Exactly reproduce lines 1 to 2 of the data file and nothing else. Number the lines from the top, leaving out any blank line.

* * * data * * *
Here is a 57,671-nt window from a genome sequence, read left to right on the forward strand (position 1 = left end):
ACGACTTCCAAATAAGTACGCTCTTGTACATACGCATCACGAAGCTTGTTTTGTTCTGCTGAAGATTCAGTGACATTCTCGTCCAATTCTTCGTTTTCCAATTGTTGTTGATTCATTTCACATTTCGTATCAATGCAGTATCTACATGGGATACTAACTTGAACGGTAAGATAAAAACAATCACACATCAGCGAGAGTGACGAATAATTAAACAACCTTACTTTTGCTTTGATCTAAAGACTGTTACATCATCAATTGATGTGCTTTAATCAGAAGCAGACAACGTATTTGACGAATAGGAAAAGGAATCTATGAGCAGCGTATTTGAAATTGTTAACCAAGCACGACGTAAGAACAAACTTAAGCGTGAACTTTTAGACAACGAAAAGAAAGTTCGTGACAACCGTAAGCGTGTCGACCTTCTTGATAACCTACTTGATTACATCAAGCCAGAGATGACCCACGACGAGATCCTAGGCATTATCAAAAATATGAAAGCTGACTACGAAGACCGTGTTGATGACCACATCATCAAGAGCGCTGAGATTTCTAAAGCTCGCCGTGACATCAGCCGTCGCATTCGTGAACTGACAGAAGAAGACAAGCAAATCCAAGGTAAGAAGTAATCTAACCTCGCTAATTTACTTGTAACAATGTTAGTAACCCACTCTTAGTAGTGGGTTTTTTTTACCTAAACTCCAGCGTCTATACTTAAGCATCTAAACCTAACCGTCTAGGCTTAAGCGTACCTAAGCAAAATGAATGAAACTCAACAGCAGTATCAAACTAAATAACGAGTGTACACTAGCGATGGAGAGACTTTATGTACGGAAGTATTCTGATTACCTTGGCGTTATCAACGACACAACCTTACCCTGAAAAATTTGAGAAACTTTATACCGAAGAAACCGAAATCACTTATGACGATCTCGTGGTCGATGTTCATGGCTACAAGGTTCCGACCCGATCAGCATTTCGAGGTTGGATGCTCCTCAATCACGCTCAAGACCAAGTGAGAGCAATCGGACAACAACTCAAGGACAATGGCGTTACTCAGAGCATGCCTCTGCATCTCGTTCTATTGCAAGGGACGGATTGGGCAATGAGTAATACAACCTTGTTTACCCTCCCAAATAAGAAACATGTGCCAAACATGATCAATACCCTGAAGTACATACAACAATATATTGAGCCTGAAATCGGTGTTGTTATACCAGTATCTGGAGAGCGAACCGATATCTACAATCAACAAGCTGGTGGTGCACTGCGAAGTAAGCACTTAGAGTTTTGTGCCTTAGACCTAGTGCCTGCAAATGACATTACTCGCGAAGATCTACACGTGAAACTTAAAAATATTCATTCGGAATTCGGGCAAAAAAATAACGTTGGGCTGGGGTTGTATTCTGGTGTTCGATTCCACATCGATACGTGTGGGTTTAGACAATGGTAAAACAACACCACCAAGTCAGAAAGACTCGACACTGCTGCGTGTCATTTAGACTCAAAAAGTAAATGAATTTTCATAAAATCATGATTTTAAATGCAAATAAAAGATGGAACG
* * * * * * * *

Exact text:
Here is a 57,671-nt window from a genome sequence, read left to right on the forward strand (position 1 = left end):
ACGACTTCCAAATAAGTACGCTCTTGTACATACGCATCACGAAGCTTGTTTTGTTCTGCTGAAGATTCAGTGACATTCTCGTCCAATTCTTCGTTTTCCAATTGTTGTTGATTCATTTCACATTTCGTATCAATGCAGTATCTACATGGGATACTAACTTGAACGGTAAGATAAAAACAATCACACATCAGCGAGAGTGACGAATAATTAAACAACCTTACTTTTGCTTTGATCTAAAGACTGTTACATCATCAATTGATGTGCTTTAATCAGAAGCAGACAACGTATTTGACGAATAGGAAAAGGAATCTATGAGCAGCGTATTTGAAATTGTTAACCAAGCACGACGTAAGAACAAACTTAAGCGTGAACTTTTAGACAACGAAAAGAAAGTTCGTGACAACCGTAAGCGTGTCGACCTTCTTGATAACCTACTTGATTACATCAAGCCAGAGATGACCCACGACGAGATCCTAGGCATTATCAAAAATATGAAAGCTGACTACGAAGACCGTGTTGATGACCACATCATCAAGAGCGCTGAGATTTCTAAAGCTCGCCGTGACATCAGCCGTCGCATTCGTGAACTGACAGAAGAAGACAAGCAAATCCAAGGTAAGAAGTAATCTAACCTCGCTAATTTACTTGTAACAATGTTAGTAACCCACTCTTAGTAGTGGGTTTTTTTTACCTAAACTCCAGCGTCTATACTTAAGCATCTAAACCTAACCGTCTAGGCTTAAGCGTACCTAAGCAAAATGAATGAAACTCAACAGCAGTATCAAACTAAATAACGAGTGTACACTAGCGATGGAGAGACTTTATGTACGGAAGTATTCTGATTACCTTGGCGTTATCAACGACACAACCTTACCCTGAAAAATTTGAGAAACTTTATACCGAAGAAACCGAAATCACTTATGACGATCTCGTGGTCGATGTTCATGGCTACAAGGTTCCGACCCGATCAGCATTTCGAGGTTGGATGCTCCTCAATCACGCTCAAGACCAAGTGAGAGCAATCGGACAACAACTCAAGGACAATGGCGTTACTCAGAGCATGCCTCTGCATCTCGTTCTATTGCAAGGGACGGATTGGGCAATGAGTAATACAACCTTGTTTACCCTCCCAAATAAGAAACATGTGCCAAACATGATCAATACCCTGAAGTACATACAACAATATATTGAGCCTGAAATCGGTGTTGTTATACCAGTATCTGGAGAGCGAACCGATATCTACAATCAACAAGCTGGTGGTGCACTGCGAAGTAAGCACTTAGAGTTTTGTGCCTTAGACCTAGTGCCTGCAAATGACATTACTCGCGAAGATCTACACGTGAAACTTAAAAATATTCATTCGGAATTCGGGCAAAAAAATAACGTTGGGCTGGGGTTGTATTCTGGTGTTCGATTCCACATCGATACGTGTGGGTTTAGACAATGGTAAAACAACACCACCAAGTCAGAAAGACTCGACACTGCTGCGTGTCATTTAGACTCAAAAAGTAAATGAATTTTCATAAAATCATGATTTTAAATGCAAATAAAAGATGGAACG